We have a total of eight minutes to take all this in, since I realize we can actually make it to one of the earlier trains to Stralsund if we hurry. After figuring that much out, Robert and I quickly rush from the top to the bottom level, and make it just in time to catch the train to Stralsund. This time around it's a good old bulky DB train.

With that, we have successfully completed the second leg of our trip today. From now on, we should be headed straight...

Towards the Seashore

Ride Duration: 3:11
Approximate Distance: 240km

Unlike the previous two segments, this one should takes us almost directly north - at least in sum, for the train runs along a remarkably bow-shaped track that takes us close to Poland one last time before heading off towards Stralsund. We should also leave Brandenburg behind again, making this the first segment to take us straight through a state without us having an exploration segment there, and enter Mecklenburg-Vorpommern ("Criticize Castle Front Pomerania"). Cities and towns along the way include Eberswalde ("Boar's Forest"), Seehausen ("Lake Housing"), Ferdinandshof ("Ferdinand's Farmyard") and Greifswald ("Griffin's Forest").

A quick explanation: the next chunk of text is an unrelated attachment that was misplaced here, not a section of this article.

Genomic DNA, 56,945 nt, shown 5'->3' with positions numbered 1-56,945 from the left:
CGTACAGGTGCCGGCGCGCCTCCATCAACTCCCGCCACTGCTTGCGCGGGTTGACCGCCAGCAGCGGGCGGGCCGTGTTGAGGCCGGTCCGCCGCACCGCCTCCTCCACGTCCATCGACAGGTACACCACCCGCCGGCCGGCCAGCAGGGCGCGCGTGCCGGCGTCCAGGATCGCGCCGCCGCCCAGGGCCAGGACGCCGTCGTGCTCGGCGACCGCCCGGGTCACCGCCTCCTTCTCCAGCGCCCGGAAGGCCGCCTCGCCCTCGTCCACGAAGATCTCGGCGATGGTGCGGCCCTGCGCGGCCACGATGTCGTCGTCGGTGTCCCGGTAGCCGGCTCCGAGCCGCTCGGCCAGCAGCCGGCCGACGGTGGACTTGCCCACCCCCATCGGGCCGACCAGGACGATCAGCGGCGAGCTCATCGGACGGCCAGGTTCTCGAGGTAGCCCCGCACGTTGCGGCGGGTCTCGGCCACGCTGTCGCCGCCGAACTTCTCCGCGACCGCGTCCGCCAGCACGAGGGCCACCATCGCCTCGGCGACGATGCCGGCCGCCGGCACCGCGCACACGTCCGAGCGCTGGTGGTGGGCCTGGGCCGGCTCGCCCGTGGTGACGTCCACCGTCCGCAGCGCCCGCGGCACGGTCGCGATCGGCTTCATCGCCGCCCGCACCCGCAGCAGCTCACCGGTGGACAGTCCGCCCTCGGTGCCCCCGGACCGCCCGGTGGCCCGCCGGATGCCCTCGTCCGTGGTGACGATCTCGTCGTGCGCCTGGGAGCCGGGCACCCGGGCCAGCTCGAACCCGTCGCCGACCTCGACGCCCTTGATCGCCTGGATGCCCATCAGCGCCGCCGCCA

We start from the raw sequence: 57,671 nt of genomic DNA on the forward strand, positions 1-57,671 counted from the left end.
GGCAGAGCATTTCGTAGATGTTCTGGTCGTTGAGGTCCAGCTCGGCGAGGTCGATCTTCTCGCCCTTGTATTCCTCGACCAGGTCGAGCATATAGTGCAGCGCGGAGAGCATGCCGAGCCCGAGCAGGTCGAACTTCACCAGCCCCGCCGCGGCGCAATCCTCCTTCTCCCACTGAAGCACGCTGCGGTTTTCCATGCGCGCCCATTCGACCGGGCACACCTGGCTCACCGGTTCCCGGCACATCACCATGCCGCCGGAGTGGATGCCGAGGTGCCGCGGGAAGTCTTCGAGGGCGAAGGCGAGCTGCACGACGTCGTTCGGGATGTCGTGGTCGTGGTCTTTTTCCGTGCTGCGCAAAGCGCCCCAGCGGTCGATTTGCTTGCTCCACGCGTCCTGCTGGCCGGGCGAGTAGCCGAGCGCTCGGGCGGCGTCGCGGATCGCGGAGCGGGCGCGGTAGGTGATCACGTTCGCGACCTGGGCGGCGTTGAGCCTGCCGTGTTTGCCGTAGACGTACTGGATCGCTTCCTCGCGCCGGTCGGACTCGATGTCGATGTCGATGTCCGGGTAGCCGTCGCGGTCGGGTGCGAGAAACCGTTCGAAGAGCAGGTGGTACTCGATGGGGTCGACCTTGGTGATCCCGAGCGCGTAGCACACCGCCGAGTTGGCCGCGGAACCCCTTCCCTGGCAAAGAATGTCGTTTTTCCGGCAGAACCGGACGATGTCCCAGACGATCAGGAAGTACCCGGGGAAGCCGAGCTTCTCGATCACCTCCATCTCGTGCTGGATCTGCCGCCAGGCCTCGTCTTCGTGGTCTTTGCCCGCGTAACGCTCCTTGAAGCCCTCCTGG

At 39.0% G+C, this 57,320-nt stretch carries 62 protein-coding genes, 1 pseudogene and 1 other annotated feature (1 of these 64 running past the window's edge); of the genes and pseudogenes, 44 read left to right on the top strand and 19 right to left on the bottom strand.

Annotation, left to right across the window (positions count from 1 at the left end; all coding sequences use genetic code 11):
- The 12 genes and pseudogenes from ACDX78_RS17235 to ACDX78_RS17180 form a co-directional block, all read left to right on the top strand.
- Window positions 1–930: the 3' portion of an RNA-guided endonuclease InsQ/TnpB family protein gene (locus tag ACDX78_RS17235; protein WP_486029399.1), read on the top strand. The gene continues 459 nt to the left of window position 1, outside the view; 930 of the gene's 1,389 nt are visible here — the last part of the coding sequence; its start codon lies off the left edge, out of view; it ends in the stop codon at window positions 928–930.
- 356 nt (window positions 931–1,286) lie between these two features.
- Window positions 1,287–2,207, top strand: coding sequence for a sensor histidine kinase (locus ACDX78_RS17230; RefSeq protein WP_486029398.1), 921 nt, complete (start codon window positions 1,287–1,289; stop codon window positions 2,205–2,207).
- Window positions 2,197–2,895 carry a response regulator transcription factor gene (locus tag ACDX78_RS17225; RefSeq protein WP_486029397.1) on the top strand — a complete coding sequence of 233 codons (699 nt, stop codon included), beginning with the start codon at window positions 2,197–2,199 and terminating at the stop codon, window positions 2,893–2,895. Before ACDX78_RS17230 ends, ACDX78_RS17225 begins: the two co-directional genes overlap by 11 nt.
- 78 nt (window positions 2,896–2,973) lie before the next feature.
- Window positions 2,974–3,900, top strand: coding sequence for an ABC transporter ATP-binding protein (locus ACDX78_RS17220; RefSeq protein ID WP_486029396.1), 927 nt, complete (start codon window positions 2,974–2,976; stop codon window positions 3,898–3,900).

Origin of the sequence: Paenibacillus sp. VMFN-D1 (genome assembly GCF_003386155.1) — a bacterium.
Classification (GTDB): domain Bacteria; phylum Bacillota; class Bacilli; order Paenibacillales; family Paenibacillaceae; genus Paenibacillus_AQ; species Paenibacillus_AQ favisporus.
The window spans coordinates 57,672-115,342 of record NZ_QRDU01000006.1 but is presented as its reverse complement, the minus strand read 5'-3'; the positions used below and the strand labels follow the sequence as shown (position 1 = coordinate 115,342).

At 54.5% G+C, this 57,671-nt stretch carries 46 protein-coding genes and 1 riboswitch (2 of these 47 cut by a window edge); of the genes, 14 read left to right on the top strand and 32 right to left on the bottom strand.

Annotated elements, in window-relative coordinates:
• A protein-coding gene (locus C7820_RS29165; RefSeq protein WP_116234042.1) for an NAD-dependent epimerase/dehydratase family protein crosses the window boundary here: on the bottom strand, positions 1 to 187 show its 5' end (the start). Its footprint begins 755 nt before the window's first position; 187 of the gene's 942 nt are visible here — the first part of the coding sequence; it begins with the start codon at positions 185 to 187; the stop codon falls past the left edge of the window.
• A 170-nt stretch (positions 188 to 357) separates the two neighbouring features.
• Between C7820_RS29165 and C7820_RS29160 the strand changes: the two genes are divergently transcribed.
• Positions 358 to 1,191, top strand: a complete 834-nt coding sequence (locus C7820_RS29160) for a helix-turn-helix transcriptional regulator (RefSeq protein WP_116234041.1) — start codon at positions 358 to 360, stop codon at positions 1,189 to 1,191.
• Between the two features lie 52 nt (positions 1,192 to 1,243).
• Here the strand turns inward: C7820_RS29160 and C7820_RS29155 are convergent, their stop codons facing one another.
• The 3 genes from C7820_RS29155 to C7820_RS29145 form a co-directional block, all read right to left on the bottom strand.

This time around, the train should be quite full. Not full full, but full enough that we have to settle for two spare seats in the intermediate section of the two-floor train, and that additional passengers have to stand.

This should be the main and longest leg of today's journey, taking us past more hills and along fewer coast segments than I would have anticipated. In fact, all the way until Stralsund, the best we should see of the sea would be a little yacht harbour up the mouth of a small river.